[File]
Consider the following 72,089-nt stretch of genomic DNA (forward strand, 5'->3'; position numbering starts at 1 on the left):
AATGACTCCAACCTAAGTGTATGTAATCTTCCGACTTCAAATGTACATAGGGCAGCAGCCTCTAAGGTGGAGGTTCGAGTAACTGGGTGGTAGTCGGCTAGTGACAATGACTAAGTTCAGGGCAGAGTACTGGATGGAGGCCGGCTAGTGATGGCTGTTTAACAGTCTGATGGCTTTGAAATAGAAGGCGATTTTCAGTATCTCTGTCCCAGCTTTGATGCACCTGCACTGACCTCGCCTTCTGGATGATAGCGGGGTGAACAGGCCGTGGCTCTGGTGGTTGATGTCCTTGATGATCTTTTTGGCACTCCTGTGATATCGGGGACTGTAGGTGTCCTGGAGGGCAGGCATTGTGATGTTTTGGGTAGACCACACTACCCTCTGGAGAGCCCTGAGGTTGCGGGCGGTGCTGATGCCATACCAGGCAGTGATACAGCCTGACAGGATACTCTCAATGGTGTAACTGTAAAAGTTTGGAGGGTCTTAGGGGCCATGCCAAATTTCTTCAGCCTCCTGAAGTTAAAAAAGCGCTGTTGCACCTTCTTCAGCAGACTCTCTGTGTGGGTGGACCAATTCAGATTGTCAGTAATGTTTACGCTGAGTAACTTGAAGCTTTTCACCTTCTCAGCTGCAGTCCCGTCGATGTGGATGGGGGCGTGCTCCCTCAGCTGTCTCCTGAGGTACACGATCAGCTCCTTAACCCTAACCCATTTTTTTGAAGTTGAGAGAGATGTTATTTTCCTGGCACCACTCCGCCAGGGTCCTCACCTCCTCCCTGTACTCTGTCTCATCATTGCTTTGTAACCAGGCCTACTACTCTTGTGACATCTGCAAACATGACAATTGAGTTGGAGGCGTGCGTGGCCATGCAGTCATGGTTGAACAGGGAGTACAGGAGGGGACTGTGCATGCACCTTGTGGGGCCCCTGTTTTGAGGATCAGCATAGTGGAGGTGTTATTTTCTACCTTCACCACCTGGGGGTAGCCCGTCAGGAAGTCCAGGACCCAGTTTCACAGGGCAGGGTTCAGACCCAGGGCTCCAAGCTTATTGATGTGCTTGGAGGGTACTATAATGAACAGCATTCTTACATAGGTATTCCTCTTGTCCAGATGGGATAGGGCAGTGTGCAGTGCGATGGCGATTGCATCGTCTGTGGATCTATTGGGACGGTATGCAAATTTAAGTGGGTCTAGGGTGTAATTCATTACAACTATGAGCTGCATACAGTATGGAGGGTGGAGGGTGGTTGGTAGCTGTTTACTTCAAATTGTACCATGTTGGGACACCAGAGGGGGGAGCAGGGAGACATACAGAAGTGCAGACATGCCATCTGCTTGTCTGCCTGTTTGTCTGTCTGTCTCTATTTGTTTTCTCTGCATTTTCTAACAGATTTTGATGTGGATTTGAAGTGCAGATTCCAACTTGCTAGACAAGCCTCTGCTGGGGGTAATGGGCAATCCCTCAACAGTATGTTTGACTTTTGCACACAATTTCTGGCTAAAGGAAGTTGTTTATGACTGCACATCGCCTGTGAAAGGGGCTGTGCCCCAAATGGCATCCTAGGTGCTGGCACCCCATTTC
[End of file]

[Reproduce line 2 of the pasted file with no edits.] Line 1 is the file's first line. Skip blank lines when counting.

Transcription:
AATGACTCCAACCTAAGTGTATGTAATCTTCCGACTTCAAATGTACATAGGGCAGCAGCCTCTAAGGTGGAGGTTCGAGTAACTGGGTGGTAGTCGGCTAGTGACAATGACTAAGTTCAGGGCAGAGTACTGGATGGAGGCCGGCTAGTGATGGCTGTTTAACAGTCTGATGGCTTTGAAATAGAAGGCGATTTTCAGTATCTCTGTCCCAGCTTTGATGCACCTGCACTGACCTCGCCTTCTGGATGATAGCGGGGTGAACAGGCCGTGGCTCTGGTGGTTGATGTCCTTGATGATCTTTTTGGCACTCCTGTGATATCGGGGACTGTAGGTGTCCTGGAGGGCAGGCATTGTGATGTTTTGGGTAGACCACACTACCCTCTGGAGAGCCCTGAGGTTGCGGGCGGTGCTGATGCCATACCAGGCAGTGATACAGCCTGACAGGATACTCTCAATGGTGTAACTGTAAAAGTTTGGAGGGTCTTAGGGGCCATGCCAAATTTCTTCAGCCTCCTGAAGTTAAAAAAGCGCTGTTGCACCTTCTTCAGCAGACTCTCTGTGTGGGTGGACCAATTCAGATTGTCAGTAATGTTTACGCTGAGTAACTTGAAGCTTTTCACCTTCTCAGCTGCAGTCCCGTCGATGTGGATGGGGGCGTGCTCCCTCAGCTGTCTCCTGAGGTACACGATCAGCTCCTTAACCCTAACCCATTTTTTTGAAGTTGAGAGAGATGTTATTTTCCTGGCACCACTCCGCCAGGGTCCTCACCTCCTCCCTGTACTCTGTCTCATCATTGCTTTGTAACCAGGCCTACTACTCTTGTGACATCTGCAAACATGACAATTGAGTTGGAGGCGTGCGTGGCCATGCAGTCATGGTTGAACAGGGAGTACAGGAGGGGACTGTGCATGCACCTTGTGGGGCCCCTGTTTTGAGGATCAGCATAGTGGAGGTGTTATTTTCTACCTTCACCACCTGGGGGTAGCCCGTCAGGAAGTCCAGGACCCAGTTTCACAGGGCAGGGTTCAGACCCAGGGCTCCAAGCTTATTGATGTGCTTGGAGGGTACTATAATGAACAGCATTCTTACATAGGTATTCCTCTTGTCCAGATGGGATAGGGCAGTGTGCAGTGCGATGGCGATTGCATCGTCTGTGGATCTATTGGGACGGTATGCAAATTTAAGTGGGTCTAGGGTGTAATTCATTACAACTATGAGCTGCATACAGTATGGAGGGTGGAGGGTGGTTGGTAGCTGTTTACTTCAAATTGTACCATGTTGGGACACCAGAGGGGGGAGCAGGGAGACATACAGAAGTGCAGACATGCCATCTGCTTGTCTGCCTGTTTGTCTGTCTGTCTCTATTTGTTTTCTCTGCATTTTCTAACAGATTTTGATGTGGATTTGAAGTGCAGATTCCAACTTGCTAGACAAGCCTCTGCTGGGGGTAATGGGCAATCCCTCAACAGTATGTTTGACTTTTGCACACAATTTCTGGCTAAAGGAAGTTGTTTATGACTGCACATCGCCTGTGAAAGGGGCTGTGCCCCAAATGGCATCCTAGGTGCTGGCACCCCATTTC